IMF Executive Board Concludes the 2016 Article IV Consultation with Dominica

This 2016 Article IV Consultation highlights that the Dominican economy was hit hard by tropical storm Erika in 2015. Agricultural output and manufacturing declined sharply, as the storm affected crops and access to arable land, and prompted the closure of operations of the main industrial plant. Inflation has remained subdued, mainly as a result of falling fuel prices. Notwithstanding weak exports of agriculture and tourism, the 2015 current account deficit remained contained on the back of lower oil imports. Output growth is expected to remain subdued in 2016 at 1.3 percent as the economy slowly recovers from the storm and investment in reconstruction picks up.

Abstract

This 2016 Article IV Consultation highlights that the Dominican economy was hit hard by tropical storm Erika in 2015. Agricultural output and manufacturing declined sharply, as the storm affected crops and access to arable land, and prompted the closure of operations of the main industrial plant. Inflation has remained subdued, mainly as a result of falling fuel prices. Notwithstanding weak exports of agriculture and tourism, the 2015 current account deficit remained contained on the back of lower oil imports. Output growth is expected to remain subdued in 2016 at 1.3 percent as the economy slowly recovers from the storm and investment in reconstruction picks up.

On July 13, 2016, the Executive Board of the International Monetary Fund (IMF) concluded the Article IV consultation1 with Dominica.

The Dominican economy was hit hard by tropical storm Erika, with output estimated to have declined by 3.9 percent in 2015. While tourism activities have largely normalized following the resumption of full operations at the main airport, other sectors will likely need more time to be fully restored. Agricultural output and manufacturing declined sharply, as the storm affected crops and access to arable land, and prompted the closure of operations of the main industrial plant. In addition, the protracted decline of banks’ credit to the private sector remains a drag on economic activity, underpinned by high non-performing loans. Inflation has remained subdued, mainly as a result of falling fuel prices. Notwithstanding weak exports of agriculture and tourism, the 2015 current account deficit remained contained on the back of lower oil imports.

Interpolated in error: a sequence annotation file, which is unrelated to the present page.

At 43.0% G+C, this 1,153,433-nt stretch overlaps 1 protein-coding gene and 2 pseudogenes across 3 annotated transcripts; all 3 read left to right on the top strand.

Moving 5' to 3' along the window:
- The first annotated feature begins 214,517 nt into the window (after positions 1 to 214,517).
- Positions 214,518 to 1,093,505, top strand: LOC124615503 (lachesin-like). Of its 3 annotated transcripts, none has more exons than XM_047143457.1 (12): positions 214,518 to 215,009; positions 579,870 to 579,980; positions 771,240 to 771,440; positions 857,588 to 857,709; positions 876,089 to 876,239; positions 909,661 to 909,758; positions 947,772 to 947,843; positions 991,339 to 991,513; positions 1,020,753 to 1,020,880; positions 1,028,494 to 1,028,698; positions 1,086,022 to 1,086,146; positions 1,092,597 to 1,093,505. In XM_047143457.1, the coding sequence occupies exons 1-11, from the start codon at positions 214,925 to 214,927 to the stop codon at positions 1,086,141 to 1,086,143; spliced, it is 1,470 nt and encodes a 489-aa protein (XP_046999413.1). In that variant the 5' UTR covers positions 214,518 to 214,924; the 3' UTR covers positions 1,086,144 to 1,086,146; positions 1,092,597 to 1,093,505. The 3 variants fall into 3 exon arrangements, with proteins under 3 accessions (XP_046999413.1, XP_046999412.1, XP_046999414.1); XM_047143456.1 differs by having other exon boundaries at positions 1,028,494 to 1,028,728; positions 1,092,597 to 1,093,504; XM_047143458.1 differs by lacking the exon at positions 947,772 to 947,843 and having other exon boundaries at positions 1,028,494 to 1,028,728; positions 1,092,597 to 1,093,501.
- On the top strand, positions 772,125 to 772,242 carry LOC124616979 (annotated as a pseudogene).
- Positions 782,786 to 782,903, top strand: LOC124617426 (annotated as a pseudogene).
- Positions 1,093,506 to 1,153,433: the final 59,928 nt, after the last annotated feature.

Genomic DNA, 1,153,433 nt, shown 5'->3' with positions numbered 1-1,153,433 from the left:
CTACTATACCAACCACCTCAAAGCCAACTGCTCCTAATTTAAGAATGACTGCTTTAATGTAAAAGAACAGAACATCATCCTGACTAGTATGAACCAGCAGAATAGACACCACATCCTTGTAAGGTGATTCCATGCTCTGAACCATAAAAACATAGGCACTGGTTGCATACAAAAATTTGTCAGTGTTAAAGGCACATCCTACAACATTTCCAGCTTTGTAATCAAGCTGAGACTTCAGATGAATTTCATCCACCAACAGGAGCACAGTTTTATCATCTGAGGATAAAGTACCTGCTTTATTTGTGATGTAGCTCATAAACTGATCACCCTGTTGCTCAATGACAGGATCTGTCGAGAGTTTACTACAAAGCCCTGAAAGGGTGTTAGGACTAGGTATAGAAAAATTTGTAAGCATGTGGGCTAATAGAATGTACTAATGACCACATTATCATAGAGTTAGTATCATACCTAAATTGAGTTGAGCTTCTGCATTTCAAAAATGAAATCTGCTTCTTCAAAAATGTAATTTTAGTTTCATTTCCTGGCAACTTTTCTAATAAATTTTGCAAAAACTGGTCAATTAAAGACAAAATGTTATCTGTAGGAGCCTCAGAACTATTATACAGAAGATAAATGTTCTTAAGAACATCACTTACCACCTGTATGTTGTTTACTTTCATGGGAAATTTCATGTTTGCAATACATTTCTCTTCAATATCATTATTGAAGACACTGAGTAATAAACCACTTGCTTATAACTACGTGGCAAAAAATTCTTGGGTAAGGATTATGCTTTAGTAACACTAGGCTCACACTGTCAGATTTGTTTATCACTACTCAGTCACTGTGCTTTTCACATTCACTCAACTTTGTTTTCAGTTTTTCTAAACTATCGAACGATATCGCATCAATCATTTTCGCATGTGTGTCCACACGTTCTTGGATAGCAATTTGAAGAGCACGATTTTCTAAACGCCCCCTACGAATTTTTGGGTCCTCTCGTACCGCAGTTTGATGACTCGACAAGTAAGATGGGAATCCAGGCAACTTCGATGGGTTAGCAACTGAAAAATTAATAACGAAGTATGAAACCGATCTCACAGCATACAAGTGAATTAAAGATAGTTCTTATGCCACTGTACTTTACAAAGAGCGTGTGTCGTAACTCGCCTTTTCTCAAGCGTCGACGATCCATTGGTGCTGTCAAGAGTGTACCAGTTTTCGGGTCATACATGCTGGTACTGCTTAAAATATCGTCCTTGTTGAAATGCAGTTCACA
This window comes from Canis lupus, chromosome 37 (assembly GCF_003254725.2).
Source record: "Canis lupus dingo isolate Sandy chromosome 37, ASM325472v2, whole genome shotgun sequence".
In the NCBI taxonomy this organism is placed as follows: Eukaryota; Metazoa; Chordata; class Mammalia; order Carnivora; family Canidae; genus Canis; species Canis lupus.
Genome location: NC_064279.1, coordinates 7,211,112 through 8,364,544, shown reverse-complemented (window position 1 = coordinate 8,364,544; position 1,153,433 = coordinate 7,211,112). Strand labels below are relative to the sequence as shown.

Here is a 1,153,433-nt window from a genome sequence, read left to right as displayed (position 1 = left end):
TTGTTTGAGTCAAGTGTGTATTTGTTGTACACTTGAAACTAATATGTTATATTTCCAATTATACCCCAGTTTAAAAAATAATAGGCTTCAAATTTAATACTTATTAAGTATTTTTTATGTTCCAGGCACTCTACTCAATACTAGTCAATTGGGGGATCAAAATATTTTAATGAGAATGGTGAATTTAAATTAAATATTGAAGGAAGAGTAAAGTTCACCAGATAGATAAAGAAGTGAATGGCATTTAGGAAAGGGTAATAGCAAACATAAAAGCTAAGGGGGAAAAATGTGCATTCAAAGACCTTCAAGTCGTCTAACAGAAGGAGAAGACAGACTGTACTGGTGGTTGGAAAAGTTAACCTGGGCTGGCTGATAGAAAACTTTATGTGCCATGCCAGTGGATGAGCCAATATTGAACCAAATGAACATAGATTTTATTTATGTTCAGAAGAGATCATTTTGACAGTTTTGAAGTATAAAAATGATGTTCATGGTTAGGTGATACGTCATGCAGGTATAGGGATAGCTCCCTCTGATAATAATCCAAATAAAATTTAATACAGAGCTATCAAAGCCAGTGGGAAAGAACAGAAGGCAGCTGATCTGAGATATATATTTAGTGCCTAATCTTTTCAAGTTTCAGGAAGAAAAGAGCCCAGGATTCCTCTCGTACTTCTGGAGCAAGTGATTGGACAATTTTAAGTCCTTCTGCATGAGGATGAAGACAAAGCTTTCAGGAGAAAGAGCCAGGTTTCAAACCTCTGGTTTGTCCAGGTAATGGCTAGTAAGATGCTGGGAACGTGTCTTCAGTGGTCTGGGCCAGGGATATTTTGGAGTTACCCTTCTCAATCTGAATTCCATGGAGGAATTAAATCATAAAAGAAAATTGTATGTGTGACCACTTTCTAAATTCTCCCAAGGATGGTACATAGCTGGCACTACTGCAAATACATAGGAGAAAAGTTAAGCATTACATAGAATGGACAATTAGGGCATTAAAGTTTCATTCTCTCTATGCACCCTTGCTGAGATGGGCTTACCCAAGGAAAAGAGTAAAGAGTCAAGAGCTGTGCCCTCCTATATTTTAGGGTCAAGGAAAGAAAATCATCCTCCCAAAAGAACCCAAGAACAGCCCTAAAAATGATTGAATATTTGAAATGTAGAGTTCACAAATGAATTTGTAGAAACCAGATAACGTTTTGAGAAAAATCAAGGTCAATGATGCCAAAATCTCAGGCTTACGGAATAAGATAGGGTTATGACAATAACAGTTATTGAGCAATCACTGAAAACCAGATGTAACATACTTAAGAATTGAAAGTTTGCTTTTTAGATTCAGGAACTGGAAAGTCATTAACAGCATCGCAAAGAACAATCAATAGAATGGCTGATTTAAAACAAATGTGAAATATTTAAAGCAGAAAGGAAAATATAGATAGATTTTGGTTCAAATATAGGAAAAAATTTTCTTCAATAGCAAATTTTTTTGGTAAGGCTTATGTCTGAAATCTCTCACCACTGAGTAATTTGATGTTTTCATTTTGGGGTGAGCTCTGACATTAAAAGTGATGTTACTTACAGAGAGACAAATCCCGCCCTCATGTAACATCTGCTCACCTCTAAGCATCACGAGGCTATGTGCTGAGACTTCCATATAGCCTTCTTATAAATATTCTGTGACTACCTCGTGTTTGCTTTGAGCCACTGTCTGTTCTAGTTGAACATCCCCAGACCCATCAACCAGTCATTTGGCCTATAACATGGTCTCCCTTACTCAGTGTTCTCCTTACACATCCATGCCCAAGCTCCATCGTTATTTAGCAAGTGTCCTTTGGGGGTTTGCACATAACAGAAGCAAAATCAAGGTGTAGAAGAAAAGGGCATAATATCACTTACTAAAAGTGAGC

Output growth is expected to remain subdued in 2016 at 1.3 percent as the economy slowly recovers from the storm and investment in reconstruction picks up. This growth, however, is largely conditional on donor grants proceeding according to expectations. Afterwards, growth is projected to accelerate somewhat as the economy continues to recover towards potential, and to stabilize at 1.7 percent per year over the medium-term. The current account is projected to deteriorate on the back of the increase in reconstruction investment, and then to gradually improve as exports of agriculture, tourism and manufacturing activities recover. The imbalances are expected to be financed primarily with external capital grants and official concessional loans.

The fiscal outturn for FY 2015/16 is strong, estimated at a surplus of 0.8 percent of GDP. However, the underlying fiscal performance is somewhat weaker than the outturn suggests, as it was underpinned by the collection of tax arrears (in part transitory), higher ECP revenues (subject to uncertainty), and low capital expenditure. Going forward, fiscal policy should be calibrated to allow space for reconstruction expenditure within fiscally sustainable bounds, consistent with the regional debt target commitment.

Executive Board Assessment2

Executive Directors noted the economic impact on Dominica caused by Tropical Storm Erika in August 2015 and commended the authorities for their policy response. The disbursement under the RCF program in October 2015 supported the immediate financing needs while providing time to specify measures consistent with the fiscal consolidation targets to restore fiscal sustainability. Looking forward, Directors underscored the importance of maintaining the reform momentum to achieve fiscal and debt sustainability in the medium term, strengthen the financial system, and encourage private sector-led growth in order to enhance the country’s resilience to possible future natural disasters.